Let’s take a closer look at the companies and their involvement: Thales (25,6% owned by the French state) is participating in 17 out of 41 EDIDP projects with €230 million of EU contribution. Airbus (a consortium of French, German and Spanish state funding) is participating in 12 projects with €222 million of EU contribution. Leonardo (where the Italian state holds 30% of the shares) is participating in 15 projects with €301 million of EU contribution. The Spanish company Indra Sistemas is participating in 13 projects with €205 million of EU contribution. Dassault won one project directly, but the most expensive one – the Eurodrone – supported by the EU with €98 million.

One could think these companies would be each others fiercest competitors. But the European military industry is like a Russian doll. Airbus owns part of Dassault, that owns part of Thales, that owns parts of other companies (such as Edisoft in Portugal or Naval Group in France). Together with Leonardo (that owns part of Hensoldt in Germany) Thales owns parts of  Telespazio and Elettronica. And these are just some examples of how the companies that received EU funding are intertwined.

And that’s not all, these five mentioned companies are not just winners according to the number of projects they got – they also won the biggest projects with the highest amount of money. Projects such as Eurodrone (official name MALE RPAS) is worth €290 million, of which the EU contribution is more than €98 million. This project has received the most EU funding so far and it is a joint project won by Airbus (France, Germany and Spain), Dassault (France) and Leonardo (Italy). It is a project that after decades is still in the “study and design” phase and has so far not attracted much interest beyond the member states that are developing it.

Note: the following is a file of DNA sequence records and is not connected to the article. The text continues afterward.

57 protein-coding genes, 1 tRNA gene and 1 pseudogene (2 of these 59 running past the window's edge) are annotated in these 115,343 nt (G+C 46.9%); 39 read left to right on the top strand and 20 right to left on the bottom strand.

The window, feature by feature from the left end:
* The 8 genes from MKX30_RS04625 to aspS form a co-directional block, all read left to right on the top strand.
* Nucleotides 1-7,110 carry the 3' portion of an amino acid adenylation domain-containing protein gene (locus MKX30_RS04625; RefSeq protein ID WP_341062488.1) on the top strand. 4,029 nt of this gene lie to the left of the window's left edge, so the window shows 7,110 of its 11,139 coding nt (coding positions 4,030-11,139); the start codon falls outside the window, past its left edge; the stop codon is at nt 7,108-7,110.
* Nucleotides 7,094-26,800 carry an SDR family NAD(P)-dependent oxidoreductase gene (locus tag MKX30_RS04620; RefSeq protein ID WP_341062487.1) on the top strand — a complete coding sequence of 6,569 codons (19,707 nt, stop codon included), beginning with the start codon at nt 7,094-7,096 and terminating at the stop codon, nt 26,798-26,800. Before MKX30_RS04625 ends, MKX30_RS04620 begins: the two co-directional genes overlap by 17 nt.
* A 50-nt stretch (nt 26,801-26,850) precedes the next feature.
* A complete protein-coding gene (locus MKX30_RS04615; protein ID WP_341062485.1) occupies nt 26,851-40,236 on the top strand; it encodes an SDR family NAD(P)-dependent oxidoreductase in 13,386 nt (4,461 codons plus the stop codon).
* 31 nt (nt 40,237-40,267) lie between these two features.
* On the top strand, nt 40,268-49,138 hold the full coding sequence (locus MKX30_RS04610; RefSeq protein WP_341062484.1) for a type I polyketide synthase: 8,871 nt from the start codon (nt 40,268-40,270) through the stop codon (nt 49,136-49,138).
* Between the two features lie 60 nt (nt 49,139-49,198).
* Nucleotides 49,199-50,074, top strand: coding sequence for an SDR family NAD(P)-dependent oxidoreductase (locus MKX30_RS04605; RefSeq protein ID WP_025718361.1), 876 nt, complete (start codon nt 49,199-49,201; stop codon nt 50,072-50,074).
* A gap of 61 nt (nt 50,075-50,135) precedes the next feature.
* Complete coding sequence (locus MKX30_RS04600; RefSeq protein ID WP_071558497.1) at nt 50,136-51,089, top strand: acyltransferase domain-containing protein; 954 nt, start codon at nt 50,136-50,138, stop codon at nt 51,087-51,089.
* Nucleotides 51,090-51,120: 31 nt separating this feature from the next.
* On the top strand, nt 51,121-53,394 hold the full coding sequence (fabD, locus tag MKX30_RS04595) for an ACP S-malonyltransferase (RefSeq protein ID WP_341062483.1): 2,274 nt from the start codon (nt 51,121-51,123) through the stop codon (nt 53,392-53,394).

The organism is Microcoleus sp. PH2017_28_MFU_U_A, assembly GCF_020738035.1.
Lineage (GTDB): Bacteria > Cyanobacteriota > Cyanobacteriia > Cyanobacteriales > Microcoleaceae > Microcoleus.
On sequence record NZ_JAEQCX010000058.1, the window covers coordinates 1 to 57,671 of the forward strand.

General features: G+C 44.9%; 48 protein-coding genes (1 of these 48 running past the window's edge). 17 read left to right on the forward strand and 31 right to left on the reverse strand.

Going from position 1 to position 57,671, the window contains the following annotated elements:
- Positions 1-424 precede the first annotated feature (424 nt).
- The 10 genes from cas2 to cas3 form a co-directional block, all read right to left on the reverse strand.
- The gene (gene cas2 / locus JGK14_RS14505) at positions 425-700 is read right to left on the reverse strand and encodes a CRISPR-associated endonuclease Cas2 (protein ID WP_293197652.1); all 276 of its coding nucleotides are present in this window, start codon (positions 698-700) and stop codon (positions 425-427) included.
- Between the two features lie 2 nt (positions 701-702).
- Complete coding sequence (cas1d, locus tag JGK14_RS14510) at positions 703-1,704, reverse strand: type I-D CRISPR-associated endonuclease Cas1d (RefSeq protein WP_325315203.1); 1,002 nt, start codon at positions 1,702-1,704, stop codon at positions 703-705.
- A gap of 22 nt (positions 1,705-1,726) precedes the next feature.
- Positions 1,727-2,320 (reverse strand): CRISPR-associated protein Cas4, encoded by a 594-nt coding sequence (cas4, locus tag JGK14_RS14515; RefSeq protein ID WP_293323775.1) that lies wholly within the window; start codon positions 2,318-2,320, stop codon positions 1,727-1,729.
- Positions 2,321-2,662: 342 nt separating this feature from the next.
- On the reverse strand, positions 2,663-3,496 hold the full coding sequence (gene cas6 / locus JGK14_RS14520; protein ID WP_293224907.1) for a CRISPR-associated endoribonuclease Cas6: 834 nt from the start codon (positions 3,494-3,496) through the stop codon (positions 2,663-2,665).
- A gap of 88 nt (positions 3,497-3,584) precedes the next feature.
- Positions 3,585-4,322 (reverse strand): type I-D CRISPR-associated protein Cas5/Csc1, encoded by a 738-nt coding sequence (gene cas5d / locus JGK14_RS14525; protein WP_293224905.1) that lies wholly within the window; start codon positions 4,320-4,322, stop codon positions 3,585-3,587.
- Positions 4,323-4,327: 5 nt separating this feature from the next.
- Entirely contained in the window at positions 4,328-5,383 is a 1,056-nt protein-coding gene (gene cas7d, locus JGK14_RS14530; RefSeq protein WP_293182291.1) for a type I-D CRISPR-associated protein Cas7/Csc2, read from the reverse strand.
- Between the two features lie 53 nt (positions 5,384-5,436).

Smaller competitors are angry, experts are concerned
As one of the goals for the EU defence development, the EU Commission stated: “To support and leverage cross-border cooperation between undertakings, including small and medium-sized enterprises (SMEs) and middle capitalisation companies (mid-caps), throughout the Union”. 

The rules for the applications also state: “Only collaborative projects, involving at least three eligible entities from at least three Member States, may receive funding”. But there’s no protection in the rules against cross-border ownership of SMEs by the big companies. The same company can own three “entities” in several different member-states. And while there are, in fact, many SME’s involved in the joint proposals, they are getting just a fraction of the funding the big players get.

IE contacted some of the small companies that have been awarded funding but they only agreed to talk with us for background. They shared strong criticism about the weight given to the giant companies in the calls, and about their power in a market that has only states as clients.